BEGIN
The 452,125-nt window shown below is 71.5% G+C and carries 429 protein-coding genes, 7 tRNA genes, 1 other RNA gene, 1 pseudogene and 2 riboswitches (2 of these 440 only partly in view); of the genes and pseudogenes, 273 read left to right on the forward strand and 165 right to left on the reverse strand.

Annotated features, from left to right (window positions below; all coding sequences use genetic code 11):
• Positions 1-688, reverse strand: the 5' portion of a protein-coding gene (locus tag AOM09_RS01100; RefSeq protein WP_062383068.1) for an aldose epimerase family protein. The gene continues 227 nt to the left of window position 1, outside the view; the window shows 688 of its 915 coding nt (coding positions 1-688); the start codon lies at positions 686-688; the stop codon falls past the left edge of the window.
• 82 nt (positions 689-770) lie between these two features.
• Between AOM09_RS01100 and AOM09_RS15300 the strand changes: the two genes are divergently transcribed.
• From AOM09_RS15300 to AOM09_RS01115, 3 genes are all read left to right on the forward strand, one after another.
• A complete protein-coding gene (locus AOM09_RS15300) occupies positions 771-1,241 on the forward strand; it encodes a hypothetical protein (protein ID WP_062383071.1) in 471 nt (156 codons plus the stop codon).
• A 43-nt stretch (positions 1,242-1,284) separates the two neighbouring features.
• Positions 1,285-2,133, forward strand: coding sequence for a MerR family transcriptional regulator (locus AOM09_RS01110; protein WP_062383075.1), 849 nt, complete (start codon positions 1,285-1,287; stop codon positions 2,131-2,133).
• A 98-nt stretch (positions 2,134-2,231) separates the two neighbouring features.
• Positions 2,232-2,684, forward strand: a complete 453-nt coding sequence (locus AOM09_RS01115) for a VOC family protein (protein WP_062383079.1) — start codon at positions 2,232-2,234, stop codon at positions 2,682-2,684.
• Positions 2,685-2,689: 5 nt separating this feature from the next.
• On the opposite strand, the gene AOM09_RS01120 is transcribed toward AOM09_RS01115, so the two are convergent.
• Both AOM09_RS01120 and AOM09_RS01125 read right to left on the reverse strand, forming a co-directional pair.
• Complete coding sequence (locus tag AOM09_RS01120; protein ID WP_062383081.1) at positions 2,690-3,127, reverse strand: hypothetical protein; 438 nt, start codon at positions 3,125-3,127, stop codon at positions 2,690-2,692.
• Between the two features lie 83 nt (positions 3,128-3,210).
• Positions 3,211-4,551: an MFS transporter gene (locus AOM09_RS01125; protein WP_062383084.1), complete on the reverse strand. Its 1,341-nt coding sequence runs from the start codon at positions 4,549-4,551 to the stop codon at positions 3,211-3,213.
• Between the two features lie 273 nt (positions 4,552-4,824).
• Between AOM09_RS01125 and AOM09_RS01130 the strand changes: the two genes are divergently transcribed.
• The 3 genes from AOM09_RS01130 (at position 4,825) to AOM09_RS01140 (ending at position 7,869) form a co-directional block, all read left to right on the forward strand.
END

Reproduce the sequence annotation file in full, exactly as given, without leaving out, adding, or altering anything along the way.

The 452,125-nt window shown below is 71.5% G+C and carries 429 protein-coding genes, 7 tRNA genes, 1 other RNA gene, 1 pseudogene and 2 riboswitches (2 of these 440 only partly in view); of the genes and pseudogenes, 273 read left to right on the forward strand and 165 right to left on the reverse strand.

Annotated features, from left to right (window positions below; all coding sequences use genetic code 11):
• Positions 1-688, reverse strand: the 5' portion of a protein-coding gene (locus tag AOM09_RS01100; RefSeq protein WP_062383068.1) for an aldose epimerase family protein. The gene continues 227 nt to the left of window position 1, outside the view; the window shows 688 of its 915 coding nt (coding positions 1-688); the start codon lies at positions 686-688; the stop codon falls past the left edge of the window.
• 82 nt (positions 689-770) lie between these two features.
• Between AOM09_RS01100 and AOM09_RS15300 the strand changes: the two genes are divergently transcribed.
• From AOM09_RS15300 to AOM09_RS01115, 3 genes are all read left to right on the forward strand, one after another.
• A complete protein-coding gene (locus AOM09_RS15300) occupies positions 771-1,241 on the forward strand; it encodes a hypothetical protein (protein ID WP_062383071.1) in 471 nt (156 codons plus the stop codon).
• A 43-nt stretch (positions 1,242-1,284) separates the two neighbouring features.
• Positions 1,285-2,133, forward strand: coding sequence for a MerR family transcriptional regulator (locus AOM09_RS01110; protein WP_062383075.1), 849 nt, complete (start codon positions 1,285-1,287; stop codon positions 2,131-2,133).
• A 98-nt stretch (positions 2,134-2,231) separates the two neighbouring features.
• Positions 2,232-2,684, forward strand: a complete 453-nt coding sequence (locus AOM09_RS01115) for a VOC family protein (protein WP_062383079.1) — start codon at positions 2,232-2,234, stop codon at positions 2,682-2,684.
• Positions 2,685-2,689: 5 nt separating this feature from the next.
• On the opposite strand, the gene AOM09_RS01120 is transcribed toward AOM09_RS01115, so the two are convergent.
• Both AOM09_RS01120 and AOM09_RS01125 read right to left on the reverse strand, forming a co-directional pair.
• Complete coding sequence (locus tag AOM09_RS01120; protein ID WP_062383081.1) at positions 2,690-3,127, reverse strand: hypothetical protein; 438 nt, start codon at positions 3,125-3,127, stop codon at positions 2,690-2,692.
• Between the two features lie 83 nt (positions 3,128-3,210).
• Positions 3,211-4,551: an MFS transporter gene (locus AOM09_RS01125; protein WP_062383084.1), complete on the reverse strand. Its 1,341-nt coding sequence runs from the start codon at positions 4,549-4,551 to the stop codon at positions 3,211-3,213.
• Between the two features lie 273 nt (positions 4,552-4,824).
• Between AOM09_RS01125 and AOM09_RS01130 the strand changes: the two genes are divergently transcribed.
• The 3 genes from AOM09_RS01130 (at position 4,825) to AOM09_RS01140 (ending at position 7,869) form a co-directional block, all read left to right on the forward strand.